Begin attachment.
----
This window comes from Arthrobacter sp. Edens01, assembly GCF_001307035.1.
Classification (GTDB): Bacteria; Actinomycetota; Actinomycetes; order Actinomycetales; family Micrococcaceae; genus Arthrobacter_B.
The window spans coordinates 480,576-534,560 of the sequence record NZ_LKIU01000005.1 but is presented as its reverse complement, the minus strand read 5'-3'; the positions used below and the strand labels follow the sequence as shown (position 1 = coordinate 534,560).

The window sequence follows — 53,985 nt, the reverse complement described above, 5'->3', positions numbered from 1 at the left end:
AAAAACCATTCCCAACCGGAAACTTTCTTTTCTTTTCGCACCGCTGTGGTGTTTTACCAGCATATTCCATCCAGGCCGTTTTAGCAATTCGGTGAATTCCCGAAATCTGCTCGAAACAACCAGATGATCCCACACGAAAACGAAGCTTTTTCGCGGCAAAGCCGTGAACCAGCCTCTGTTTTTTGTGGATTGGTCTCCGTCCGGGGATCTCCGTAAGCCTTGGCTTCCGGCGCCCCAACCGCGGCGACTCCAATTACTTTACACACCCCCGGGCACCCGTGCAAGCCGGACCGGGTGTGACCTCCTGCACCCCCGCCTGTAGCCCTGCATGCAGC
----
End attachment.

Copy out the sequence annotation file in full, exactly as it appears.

This window comes from Arthrobacter sp. Edens01, assembly GCF_001307035.1.
Classification (GTDB): Bacteria; Actinomycetota; Actinomycetes; order Actinomycetales; family Micrococcaceae; genus Arthrobacter_B.
The window spans coordinates 480,576-534,560 of the sequence record NZ_LKIU01000005.1 but is presented as its reverse complement, the minus strand read 5'-3'; the positions used below and the strand labels follow the sequence as shown (position 1 = coordinate 534,560).

The window sequence follows — 53,985 nt, the reverse complement described above, 5'->3', positions numbered from 1 at the left end:
AAAAACCATTCCCAACCGGAAACTTTCTTTTCTTTTCGCACCGCTGTGGTGTTTTACCAGCATATTCCATCCAGGCCGTTTTAGCAATTCGGTGAATTCCCGAAATCTGCTCGAAACAACCAGATGATCCCACACGAAAACGAAGCTTTTTCGCGGCAAAGCCGTGAACCAGCCTCTGTTTTTTGTGGATTGGTCTCCGTCCGGGGATCTCCGTAAGCCTTGGCTTCCGGCGCCCCAACCGCGGCGACTCCAATTACTTTACACACCCCCGGGCACCCGTGCAAGCCGGACCGGGTGTGACCTCCTGCACCCCCGCCTGTAGCCCTGCATGCAGC